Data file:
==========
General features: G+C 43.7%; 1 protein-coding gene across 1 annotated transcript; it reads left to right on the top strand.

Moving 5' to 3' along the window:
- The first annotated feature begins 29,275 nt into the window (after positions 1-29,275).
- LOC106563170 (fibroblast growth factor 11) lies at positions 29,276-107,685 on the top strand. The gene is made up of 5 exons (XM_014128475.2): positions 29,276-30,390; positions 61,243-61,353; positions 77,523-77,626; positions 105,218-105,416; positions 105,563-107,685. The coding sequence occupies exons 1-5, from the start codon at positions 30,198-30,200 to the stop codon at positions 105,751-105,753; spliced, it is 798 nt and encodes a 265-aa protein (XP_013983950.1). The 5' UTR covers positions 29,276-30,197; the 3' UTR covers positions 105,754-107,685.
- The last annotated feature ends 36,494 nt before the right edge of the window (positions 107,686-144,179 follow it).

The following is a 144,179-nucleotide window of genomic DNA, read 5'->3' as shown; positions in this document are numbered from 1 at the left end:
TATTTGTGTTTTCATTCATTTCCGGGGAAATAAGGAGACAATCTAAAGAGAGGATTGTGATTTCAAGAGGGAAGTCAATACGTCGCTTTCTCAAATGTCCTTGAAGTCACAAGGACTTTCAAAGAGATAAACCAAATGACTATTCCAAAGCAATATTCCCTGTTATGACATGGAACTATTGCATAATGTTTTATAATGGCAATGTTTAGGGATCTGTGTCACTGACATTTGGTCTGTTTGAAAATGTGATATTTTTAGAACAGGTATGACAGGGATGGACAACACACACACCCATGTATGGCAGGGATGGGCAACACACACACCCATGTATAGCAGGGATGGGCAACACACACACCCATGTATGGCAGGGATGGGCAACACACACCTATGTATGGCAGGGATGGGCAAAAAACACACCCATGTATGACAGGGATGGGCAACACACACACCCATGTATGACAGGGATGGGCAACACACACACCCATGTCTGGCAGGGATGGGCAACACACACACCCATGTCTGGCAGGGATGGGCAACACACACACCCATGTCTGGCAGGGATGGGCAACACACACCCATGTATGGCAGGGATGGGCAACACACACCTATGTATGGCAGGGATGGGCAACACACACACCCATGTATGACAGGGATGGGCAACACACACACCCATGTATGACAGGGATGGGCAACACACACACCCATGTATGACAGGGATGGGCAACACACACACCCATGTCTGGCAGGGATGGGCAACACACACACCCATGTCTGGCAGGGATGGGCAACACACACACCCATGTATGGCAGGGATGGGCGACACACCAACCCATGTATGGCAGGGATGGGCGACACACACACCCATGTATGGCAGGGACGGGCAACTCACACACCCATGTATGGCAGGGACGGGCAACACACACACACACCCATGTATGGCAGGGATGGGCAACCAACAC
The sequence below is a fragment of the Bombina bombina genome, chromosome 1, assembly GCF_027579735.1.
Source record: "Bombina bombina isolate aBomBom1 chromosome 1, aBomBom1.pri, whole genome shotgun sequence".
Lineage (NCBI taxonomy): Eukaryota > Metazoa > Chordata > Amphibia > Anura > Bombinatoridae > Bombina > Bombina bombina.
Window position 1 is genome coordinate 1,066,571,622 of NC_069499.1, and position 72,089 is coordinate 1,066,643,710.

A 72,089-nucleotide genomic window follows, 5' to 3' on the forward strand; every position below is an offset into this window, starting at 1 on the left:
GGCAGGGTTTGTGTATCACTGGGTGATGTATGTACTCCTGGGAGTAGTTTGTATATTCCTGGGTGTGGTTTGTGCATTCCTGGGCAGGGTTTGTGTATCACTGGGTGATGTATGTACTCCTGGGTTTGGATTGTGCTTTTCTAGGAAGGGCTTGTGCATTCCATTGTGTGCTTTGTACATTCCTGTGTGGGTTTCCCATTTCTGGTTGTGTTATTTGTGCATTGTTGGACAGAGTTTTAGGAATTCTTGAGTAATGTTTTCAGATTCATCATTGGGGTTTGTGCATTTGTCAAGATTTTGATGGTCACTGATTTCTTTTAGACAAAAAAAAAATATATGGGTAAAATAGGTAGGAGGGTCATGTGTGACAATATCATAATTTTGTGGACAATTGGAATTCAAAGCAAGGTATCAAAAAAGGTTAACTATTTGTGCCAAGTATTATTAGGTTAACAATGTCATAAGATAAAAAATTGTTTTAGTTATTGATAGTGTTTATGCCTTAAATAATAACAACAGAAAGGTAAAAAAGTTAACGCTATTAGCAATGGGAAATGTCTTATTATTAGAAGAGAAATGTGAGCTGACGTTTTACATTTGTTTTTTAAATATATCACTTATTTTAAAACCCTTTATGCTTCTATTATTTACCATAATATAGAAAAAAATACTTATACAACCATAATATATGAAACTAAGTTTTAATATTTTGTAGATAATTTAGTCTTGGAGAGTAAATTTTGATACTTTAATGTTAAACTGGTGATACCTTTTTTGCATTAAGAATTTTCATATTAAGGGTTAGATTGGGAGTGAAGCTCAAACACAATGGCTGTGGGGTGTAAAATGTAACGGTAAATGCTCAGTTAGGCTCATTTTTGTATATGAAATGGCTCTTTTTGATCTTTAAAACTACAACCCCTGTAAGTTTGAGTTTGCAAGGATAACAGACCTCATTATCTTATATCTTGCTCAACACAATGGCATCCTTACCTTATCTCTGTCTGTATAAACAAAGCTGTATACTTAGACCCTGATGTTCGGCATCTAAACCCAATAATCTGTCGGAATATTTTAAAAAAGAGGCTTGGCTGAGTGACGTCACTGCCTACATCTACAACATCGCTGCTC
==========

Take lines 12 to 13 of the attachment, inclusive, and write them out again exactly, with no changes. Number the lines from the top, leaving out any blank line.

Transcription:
A 72,089-nucleotide genomic window follows, 5' to 3' on the forward strand; every position below is an offset into this window, starting at 1 on the left:
GGCAGGGTTTGTGTATCACTGGGTGATGTATGTACTCCTGGGAGTAGTTTGTATATTCCTGGGTGTGGTTTGTGCATTCCTGGGCAGGGTTTGTGTATCACTGGGTGATGTATGTACTCCTGGGTTTGGATTGTGCTTTTCTAGGAAGGGCTTGTGCATTCCATTGTGTGCTTTGTACATTCCTGTGTGGGTTTCCCATTTCTGGTTGTGTTATTTGTGCATTGTTGGACAGAGTTTTAGGAATTCTTGAGTAATGTTTTCAGATTCATCATTGGGGTTTGTGCATTTGTCAAGATTTTGATGGTCACTGATTTCTTTTAGACAAAAAAAAAATATATGGGTAAAATAGGTAGGAGGGTCATGTGTGACAATATCATAATTTTGTGGACAATTGGAATTCAAAGCAAGGTATCAAAAAAGGTTAACTATTTGTGCCAAGTATTATTAGGTTAACAATGTCATAAGATAAAAAATTGTTTTAGTTATTGATAGTGTTTATGCCTTAAATAATAACAACAGAAAGGTAAAAAAGTTAACGCTATTAGCAATGGGAAATGTCTTATTATTAGAAGAGAAATGTGAGCTGACGTTTTACATTTGTTTTTTAAATATATCACTTATTTTAAAACCCTTTATGCTTCTATTATTTACCATAATATAGAAAAAAATACTTATACAACCATAATATATGAAACTAAGTTTTAATATTTTGTAGATAATTTAGTCTTGGAGAGTAAATTTTGATACTTTAATGTTAAACTGGTGATACCTTTTTTGCATTAAGAATTTTCATATTAAGGGTTAGATTGGGAGTGAAGCTCAAACACAATGGCTGTGGGGTGTAAAATGTAACGGTAAATGCTCAGTTAGGCTCATTTTTGTATATGAAATGGCTCTTTTTGATCTTTAAAACTACAACCCCTGTAAGTTTGAGTTTGCAAGGATAACAGACCTCATTATCTTATATCTTGCTCAACACAATGGCATCCTTACCTTATCTCTGTCTGTATAAACAAAGCTGTATACTTAGACCCTGATGTTCGGCATCTAAACCCAATAATCTGTCGGAATATTTTAAAAAAGAGGCTTGGCTGAGTGACGTCACTGCCTACATCTACAACATCGCTGCTC